Contact the National Lawyers Guild by calling (212) 627-2656 or visit their Web site at

Related links:

Physicians' Group Calls for a Halt
to Depleted Uranium Ammunition Use

Interview by Melinda Tuhus.

Depleted uranium, as its name implies, is less radioactive than the highly enriched uranium used in nuclear weapons. But DU, as it's called, is the subject of growing concern among public health officials worldwide due to its carcinogenic properties and because its effects on human health and the environment are not thoroughly understood.

DU is now used by many nations in both offensive and defensive weaponry. It was first widely used in the battlefield during the Persian Gulf War, when U.S. forces and their allies employed DU weapons against Iraq. NATO forces again used DU ammunition in the ethnic conflicts in both Bosnia and Kosovo as the nation of Yugoslavia broke apart.

Between The Lines' Melinda Tuhus spoke with Martin Butcher, director of security programs with Physicians for Social Responsibility, a group founded more than 20 years ago to oppose the nuclear arms race. Butcher explains why his group is concerned with the use of depleted uranium weapons, and what he believes should be done about it.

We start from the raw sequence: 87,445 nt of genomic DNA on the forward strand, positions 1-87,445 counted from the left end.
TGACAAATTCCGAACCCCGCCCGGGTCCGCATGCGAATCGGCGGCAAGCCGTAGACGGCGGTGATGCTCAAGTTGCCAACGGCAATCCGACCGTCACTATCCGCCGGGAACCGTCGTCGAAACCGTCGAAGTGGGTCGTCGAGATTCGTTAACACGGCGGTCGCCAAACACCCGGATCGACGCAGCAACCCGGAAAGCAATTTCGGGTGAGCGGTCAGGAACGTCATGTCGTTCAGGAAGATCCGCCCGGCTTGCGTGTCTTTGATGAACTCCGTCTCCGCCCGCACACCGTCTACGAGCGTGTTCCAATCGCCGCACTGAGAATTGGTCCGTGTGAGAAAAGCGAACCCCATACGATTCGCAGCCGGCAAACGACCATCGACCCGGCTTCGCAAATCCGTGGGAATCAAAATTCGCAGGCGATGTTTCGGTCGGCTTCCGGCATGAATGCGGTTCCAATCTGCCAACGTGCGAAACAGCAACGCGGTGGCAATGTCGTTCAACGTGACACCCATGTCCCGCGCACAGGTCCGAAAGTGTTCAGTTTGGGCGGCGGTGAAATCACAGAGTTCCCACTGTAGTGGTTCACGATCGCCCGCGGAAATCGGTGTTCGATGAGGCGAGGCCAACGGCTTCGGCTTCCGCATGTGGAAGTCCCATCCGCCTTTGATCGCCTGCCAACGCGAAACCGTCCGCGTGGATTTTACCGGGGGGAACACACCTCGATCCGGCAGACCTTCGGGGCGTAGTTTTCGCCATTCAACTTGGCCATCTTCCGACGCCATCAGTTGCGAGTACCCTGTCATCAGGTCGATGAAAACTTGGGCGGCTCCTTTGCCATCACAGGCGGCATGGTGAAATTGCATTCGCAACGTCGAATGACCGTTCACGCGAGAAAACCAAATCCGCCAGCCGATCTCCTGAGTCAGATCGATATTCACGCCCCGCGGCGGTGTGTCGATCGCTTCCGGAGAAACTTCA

Contact Physicians for Social Responsibility by calling (202) 667-4260 or visit their Web site at

This week's summary of under-reported news
Compiled by Bob Nixon

  • Bush administration pushes for development of low-yield nuclear weapons for use against leaders of "rogue nations" sheltered in underground bunkers. (The Progressive, Aug. 23, 2001)
  • Zimbabwe's President Robert Mugabe signs communications law restoring a government monopoly of TV and radio outlets. (World Press Review, June 2001)
  • More than two decades after Cambodia's "killing fields" genocide, war crimes tribunal has not yet begun. (In These Times, July 9, 2001.)